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    Officer Candidate School: Becoming an Officer

    Officer Candidate School: Becoming an Officer

    Courtesy Photo | Officer Candidate School is a program to identify, train, and grow the future leaders...... read more read more

    OH, UNITED STATES

    06.25.2020

    Story by Sgt. Benjamin Fair 

    196th Mobile Public Affairs Detachment

    COLUMBUS, Ohio (06/26/2020) — Pressure of preparing and giving briefs, passing the next Army Physical Fitness Test (APFT), or leading Soldiers into a mock battle can make potential officers in the Officer Candidate School (OCS) stress in a way that others will never feel in their lifetimes. Feeling the pressure of a 2nd Lt. rank attach to the back of the shoulder reminds candidates of the officers who came before them. As the rank comes across to the front of the uniform it moves to the future that this candidate will bring to the officer corps. As the rank finally attaches fully it connects the past to the present and continues a tradition of enlisted to officer. Standing on stage in front of family and Ohio National Guard leadership at the Regional Training Institute (RTI) in Columbus, Ohio the pressure changes from learning to lead to being the leader.

    Enlisted Soldiers join the Ohio National Guard (ONG) as a way to help pay for their college education and to serve their State and Nation among other reasons. As they complete their education, they then might have a need to further develop their leadership skills. A senior enlisted soldier or officer might see a junior enlisted soldier who has the skills of a leader but needs more refinement of their technique. The ONG has a program to help these Soldiers to fulfill that need. This is the OCS program that is held at the RTI and other training sites.

    Many of today’s ONG officers started their careers as enlisted soldiers but wanted more. They either had the will to take that extra leap of faith or had a push from a leader in their past who talked to them about becoming an officer in the ONG. They are products of one of the OCS programs that are offered to become a future leader in the Guard.
    OCS is a program to identify, train, and grow the future leaders of the Ohio Army National Guard. Enlisted soldiers who are currently attending college with 90 credit hours completed or a Bachelor’s degree can begin the process of the OCS program. The Soldier must also meet other criteria, such as:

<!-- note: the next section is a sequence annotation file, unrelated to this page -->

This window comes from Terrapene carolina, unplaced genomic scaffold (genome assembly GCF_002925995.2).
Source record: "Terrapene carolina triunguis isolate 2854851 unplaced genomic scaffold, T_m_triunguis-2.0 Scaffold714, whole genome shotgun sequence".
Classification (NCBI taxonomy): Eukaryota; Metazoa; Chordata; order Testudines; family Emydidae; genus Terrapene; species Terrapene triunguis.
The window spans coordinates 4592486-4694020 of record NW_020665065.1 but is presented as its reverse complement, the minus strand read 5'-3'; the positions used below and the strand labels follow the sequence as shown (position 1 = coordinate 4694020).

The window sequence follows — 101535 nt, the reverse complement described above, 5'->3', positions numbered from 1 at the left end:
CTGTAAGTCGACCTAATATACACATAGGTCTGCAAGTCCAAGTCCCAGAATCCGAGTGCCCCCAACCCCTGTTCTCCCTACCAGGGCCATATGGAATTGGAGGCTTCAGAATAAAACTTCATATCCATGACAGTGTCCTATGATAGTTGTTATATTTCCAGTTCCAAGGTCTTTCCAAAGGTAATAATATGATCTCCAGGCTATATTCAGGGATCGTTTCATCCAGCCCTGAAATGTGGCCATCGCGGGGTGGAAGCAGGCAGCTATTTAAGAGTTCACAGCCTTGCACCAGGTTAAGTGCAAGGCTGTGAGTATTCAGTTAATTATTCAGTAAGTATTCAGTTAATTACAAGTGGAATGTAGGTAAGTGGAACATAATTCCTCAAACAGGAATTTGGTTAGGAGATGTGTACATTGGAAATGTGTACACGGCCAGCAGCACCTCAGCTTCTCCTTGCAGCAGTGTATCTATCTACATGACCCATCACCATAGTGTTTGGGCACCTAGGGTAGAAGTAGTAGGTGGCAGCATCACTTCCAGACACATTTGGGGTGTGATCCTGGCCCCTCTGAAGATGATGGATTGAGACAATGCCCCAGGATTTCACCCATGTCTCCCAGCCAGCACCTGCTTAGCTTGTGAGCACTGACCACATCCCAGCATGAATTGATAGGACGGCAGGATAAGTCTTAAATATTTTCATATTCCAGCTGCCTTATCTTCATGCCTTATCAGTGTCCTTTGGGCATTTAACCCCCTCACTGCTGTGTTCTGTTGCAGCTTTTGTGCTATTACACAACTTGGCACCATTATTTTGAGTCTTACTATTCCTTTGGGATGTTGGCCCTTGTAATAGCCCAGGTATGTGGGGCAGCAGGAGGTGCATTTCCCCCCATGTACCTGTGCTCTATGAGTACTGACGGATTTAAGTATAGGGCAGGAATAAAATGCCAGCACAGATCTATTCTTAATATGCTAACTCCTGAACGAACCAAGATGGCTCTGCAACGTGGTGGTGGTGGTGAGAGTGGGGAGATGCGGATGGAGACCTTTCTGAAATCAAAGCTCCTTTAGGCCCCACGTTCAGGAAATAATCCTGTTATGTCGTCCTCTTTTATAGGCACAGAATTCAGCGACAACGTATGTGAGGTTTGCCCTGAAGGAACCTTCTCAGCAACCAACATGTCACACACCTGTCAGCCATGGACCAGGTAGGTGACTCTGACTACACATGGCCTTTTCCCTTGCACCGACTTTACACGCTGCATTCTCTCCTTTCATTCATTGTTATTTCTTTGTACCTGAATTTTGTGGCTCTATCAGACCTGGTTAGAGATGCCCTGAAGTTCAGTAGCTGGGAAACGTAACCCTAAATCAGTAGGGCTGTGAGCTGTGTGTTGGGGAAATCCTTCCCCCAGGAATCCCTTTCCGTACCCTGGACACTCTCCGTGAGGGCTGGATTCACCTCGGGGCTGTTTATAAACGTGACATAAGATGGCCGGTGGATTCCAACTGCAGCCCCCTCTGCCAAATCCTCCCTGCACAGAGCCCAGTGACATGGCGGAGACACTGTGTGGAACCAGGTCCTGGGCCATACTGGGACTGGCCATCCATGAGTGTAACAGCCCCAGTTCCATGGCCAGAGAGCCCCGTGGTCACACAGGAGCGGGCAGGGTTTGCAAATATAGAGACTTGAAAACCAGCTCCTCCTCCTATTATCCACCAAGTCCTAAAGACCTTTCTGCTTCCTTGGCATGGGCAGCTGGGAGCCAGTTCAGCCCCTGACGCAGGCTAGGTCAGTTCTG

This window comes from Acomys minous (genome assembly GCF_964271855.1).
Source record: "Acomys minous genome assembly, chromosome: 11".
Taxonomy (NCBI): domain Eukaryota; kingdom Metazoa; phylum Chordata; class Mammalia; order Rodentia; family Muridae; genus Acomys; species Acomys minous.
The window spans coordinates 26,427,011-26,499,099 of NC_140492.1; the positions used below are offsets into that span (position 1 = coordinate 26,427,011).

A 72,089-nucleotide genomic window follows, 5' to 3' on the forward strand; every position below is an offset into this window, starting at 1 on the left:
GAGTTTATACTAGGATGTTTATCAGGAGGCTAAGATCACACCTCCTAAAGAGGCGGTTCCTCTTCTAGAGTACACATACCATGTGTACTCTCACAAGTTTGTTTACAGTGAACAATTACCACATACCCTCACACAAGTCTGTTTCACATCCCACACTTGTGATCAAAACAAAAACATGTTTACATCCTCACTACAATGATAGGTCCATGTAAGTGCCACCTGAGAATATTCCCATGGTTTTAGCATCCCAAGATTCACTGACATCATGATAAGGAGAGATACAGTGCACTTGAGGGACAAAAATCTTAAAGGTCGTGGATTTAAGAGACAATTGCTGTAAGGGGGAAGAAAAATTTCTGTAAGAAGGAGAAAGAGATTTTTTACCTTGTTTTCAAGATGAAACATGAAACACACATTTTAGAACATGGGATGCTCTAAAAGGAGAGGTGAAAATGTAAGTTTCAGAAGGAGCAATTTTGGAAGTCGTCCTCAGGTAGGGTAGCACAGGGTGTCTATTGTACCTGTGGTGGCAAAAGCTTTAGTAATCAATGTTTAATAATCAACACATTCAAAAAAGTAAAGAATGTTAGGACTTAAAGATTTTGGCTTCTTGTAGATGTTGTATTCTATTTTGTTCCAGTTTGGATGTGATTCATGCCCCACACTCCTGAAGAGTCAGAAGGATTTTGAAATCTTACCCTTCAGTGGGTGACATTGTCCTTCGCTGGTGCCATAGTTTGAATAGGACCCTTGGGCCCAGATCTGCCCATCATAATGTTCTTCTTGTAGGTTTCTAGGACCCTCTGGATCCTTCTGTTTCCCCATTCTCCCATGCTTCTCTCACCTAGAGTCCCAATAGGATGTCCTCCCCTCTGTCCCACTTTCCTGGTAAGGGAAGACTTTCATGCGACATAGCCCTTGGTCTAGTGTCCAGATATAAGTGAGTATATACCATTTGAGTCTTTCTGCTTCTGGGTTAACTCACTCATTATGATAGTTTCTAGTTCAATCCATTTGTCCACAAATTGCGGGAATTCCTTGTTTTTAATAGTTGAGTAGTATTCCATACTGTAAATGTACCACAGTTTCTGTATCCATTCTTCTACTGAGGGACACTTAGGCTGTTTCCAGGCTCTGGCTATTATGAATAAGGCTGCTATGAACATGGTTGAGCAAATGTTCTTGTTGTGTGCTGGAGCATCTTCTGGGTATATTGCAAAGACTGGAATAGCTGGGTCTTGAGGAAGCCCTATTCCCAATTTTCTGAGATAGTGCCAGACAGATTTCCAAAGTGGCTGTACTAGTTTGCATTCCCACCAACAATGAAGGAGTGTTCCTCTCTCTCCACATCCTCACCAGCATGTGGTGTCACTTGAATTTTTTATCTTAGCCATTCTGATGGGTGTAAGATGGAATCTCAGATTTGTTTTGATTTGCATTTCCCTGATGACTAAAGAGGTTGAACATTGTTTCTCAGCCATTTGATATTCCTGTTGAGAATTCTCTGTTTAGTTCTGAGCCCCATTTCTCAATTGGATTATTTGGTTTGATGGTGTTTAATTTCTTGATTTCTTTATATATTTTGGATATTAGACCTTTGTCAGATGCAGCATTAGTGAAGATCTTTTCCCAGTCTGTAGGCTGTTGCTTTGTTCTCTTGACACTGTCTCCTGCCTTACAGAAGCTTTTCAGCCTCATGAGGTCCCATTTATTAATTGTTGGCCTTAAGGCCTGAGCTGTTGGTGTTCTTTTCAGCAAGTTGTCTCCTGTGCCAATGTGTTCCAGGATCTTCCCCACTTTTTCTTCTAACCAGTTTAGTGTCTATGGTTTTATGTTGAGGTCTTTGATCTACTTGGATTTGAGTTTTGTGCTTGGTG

• At least 110 General Technical score on the Armed Services Vocational Aptitude
    • Pass APFT
    • Less than 42 at age of commission
    • Eligible for Security Clearance
    • Pass Physical Health Assessment or Chapter 2 physical

    There are three primary ways of completing the OCS program, depending on the program the candidate selects. Those three processes are a traditional, accelerated, or federal.

    Col. Jeff Watkins, 73rd Troop Command commander, said that the importance of OCS is “to continue the tradition of building leaders within the organization. We have a pipeline for leadership positions.”
    Being one of the largest state organizations in the United States means that leadership positions are always available, and there needs to be a source to pull from internally. When a senior leader sees a soldier who has skills to be a future leader, then they should be encouraged to become a leader of tomorrow.

    The traditional OCS program occurs once a year and is held one weekend a month and two two-week annual training periods for 18 months at the RTI. “A typical training weekend consists of Army Physical Fitness Training, candidates conduct a Commander’s Update Brief, and a culmination of classroom training and field exercises,” said Capt. Aaron Britt, Commander of OCS, 2nd Battalion, 147th Regiment (Regional Training Institute).

    National Guard Bureau accelerated OCS locations vary by season with durations of eight straight weeks, training seven days a week. Sessions start in the summer and winter.

    The federal OCS is located at Fort Benning, Georgia with 12 weeks of intense tactical and leadership training. Candidates must complete Basic Combat Training before they enter OCS. This course is split into two phases. Phase 1 covers basic leadership skills required of commissioned officers. Phase 2 puts all learned skills to test in the field. Candidates will be tested in their abilities to lead a team over an intense 18-day training mission.

    Ohio’s traditional OCS differs from other states due to multiple training facilities within the state and relationships with other states to utilize their training sites.

    “We have a ton of NCO’s (non-commissioned officers) and officers who are available for instruction at OCS,” Britt said.

    Most of those instructors have deployed overseas or in response to natural disasters. They can bring those experiences to training. It also differs from the other OCS programs as it allows candidates time in between duty training weekends to prep them for what they would face as an officer in the National Guard.

    “OCS is for Soldiers who want to move on to a leadership role within the military,” Britt said. “It is an incredible program that prepares them for leadership skills both in the military and civilian world.”

    If you are interested in OCS, the ways to join are to reach out to a local recruiter if you are a civilian, unit leadership for enlisted soldiers, or the Ohio National Guard mobile app.

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    NEWS INFO

    Date Taken: 06.25.2020
    Date Posted: 07.01.2020 11:23
    Story ID: 373197
    Location: OH, US

    Web Views: 300
    Downloads: 0

    PUBLIC DOMAIN